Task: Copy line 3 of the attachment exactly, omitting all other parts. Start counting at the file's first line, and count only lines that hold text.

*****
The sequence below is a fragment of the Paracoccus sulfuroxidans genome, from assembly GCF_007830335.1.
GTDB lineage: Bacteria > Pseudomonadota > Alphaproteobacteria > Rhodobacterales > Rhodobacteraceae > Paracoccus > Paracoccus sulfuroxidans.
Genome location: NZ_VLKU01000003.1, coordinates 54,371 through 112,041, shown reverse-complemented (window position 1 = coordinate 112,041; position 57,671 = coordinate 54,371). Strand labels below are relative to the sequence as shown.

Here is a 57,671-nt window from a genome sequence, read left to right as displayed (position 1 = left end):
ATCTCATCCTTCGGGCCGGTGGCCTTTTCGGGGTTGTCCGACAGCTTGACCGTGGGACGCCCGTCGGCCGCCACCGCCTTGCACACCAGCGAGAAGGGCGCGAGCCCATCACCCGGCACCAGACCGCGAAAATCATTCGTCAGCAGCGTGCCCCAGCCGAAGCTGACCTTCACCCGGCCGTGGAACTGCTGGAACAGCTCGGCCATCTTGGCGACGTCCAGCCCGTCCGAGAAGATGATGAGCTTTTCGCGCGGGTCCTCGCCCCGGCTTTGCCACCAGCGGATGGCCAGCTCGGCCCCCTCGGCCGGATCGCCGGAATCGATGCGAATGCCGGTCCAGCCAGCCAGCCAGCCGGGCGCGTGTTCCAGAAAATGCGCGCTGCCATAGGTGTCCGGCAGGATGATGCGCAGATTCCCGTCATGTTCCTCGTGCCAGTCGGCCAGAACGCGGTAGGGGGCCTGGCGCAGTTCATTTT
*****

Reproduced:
Genome location: NZ_VLKU01000003.1, coordinates 54,371 through 112,041, shown reverse-complemented (window position 1 = coordinate 112,041; position 57,671 = coordinate 54,371). Strand labels below are relative to the sequence as shown.